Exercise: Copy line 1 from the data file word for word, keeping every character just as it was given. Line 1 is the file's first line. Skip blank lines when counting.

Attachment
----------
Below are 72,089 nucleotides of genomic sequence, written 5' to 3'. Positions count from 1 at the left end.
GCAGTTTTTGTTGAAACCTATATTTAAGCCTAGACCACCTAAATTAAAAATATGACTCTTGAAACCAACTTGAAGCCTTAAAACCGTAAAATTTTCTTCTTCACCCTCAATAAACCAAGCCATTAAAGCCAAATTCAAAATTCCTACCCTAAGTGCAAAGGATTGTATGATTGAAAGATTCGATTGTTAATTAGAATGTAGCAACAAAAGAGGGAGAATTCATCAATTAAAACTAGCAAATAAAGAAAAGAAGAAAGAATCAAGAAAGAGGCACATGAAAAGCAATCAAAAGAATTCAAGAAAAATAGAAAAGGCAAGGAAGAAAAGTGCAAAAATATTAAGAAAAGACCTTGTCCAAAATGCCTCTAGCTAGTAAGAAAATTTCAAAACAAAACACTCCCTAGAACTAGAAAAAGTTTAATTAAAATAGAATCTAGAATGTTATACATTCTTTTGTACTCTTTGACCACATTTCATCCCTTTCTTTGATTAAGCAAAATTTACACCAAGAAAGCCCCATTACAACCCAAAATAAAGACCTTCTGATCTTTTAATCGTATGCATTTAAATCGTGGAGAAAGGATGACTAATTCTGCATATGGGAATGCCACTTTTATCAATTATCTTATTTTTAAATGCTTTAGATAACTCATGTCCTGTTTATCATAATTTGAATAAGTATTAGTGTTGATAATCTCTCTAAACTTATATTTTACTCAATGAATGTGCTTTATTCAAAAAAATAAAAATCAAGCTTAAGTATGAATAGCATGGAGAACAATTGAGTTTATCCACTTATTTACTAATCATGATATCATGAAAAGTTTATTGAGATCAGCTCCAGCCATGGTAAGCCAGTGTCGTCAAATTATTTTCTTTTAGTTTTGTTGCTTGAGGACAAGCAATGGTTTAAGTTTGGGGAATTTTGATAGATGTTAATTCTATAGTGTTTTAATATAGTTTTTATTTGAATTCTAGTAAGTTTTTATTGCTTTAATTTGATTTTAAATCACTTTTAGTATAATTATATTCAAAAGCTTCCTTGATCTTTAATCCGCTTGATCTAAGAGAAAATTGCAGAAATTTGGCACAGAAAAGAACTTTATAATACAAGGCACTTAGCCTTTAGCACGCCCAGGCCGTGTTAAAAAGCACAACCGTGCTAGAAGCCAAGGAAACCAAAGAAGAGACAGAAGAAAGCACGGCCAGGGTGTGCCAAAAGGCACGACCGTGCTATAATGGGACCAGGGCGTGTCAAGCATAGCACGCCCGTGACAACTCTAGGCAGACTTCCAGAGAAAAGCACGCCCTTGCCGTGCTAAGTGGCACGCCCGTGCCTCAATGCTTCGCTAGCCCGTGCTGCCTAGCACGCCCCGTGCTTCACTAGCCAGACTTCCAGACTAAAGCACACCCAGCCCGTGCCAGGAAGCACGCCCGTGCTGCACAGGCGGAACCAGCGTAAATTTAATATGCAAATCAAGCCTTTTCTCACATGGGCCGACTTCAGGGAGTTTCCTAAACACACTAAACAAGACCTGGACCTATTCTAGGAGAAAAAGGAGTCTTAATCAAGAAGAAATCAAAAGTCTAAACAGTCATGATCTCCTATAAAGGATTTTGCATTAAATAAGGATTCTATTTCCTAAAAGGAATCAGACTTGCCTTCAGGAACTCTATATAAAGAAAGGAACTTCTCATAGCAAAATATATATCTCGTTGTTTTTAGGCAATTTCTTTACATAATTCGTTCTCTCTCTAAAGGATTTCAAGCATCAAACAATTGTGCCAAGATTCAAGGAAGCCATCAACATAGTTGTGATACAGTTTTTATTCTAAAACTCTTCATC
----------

Below are 72,089 nucleotides of genomic sequence, written 5' to 3'. Positions count from 1 at the left end.